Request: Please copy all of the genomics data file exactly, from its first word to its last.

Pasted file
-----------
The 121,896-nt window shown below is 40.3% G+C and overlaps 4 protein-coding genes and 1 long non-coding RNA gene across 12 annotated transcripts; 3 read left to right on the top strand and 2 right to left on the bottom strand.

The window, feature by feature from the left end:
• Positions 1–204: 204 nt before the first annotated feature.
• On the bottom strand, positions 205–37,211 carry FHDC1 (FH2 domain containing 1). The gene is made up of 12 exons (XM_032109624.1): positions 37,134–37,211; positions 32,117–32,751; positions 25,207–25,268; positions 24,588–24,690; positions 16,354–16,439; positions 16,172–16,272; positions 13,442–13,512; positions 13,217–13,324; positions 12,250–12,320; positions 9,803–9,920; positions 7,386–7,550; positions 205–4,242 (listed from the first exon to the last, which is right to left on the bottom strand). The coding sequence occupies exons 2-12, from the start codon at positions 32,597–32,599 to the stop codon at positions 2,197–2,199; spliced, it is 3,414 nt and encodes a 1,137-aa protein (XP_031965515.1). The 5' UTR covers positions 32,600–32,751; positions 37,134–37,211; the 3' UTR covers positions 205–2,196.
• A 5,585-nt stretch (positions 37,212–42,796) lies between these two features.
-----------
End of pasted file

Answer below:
The 121,896-nt window shown below is 40.3% G+C and overlaps 4 protein-coding genes and 1 long non-coding RNA gene across 12 annotated transcripts; 3 read left to right on the top strand and 2 right to left on the bottom strand.

The window, feature by feature from the left end:
• Positions 1–204: 204 nt before the first annotated feature.
• On the bottom strand, positions 205–37,211 carry FHDC1 (FH2 domain containing 1). The gene is made up of 12 exons (XM_032109624.1): positions 37,134–37,211; positions 32,117–32,751; positions 25,207–25,268; positions 24,588–24,690; positions 16,354–16,439; positions 16,172–16,272; positions 13,442–13,512; positions 13,217–13,324; positions 12,250–12,320; positions 9,803–9,920; positions 7,386–7,550; positions 205–4,242 (listed from the first exon to the last, which is right to left on the bottom strand). The coding sequence occupies exons 2-12, from the start codon at positions 32,597–32,599 to the stop codon at positions 2,197–2,199; spliced, it is 3,414 nt and encodes a 1,137-aa protein (XP_031965515.1). The 5' UTR covers positions 32,600–32,751; positions 37,134–37,211; the 3' UTR covers positions 205–2,196.
• A 5,585-nt stretch (positions 37,212–42,796) lies between these two features.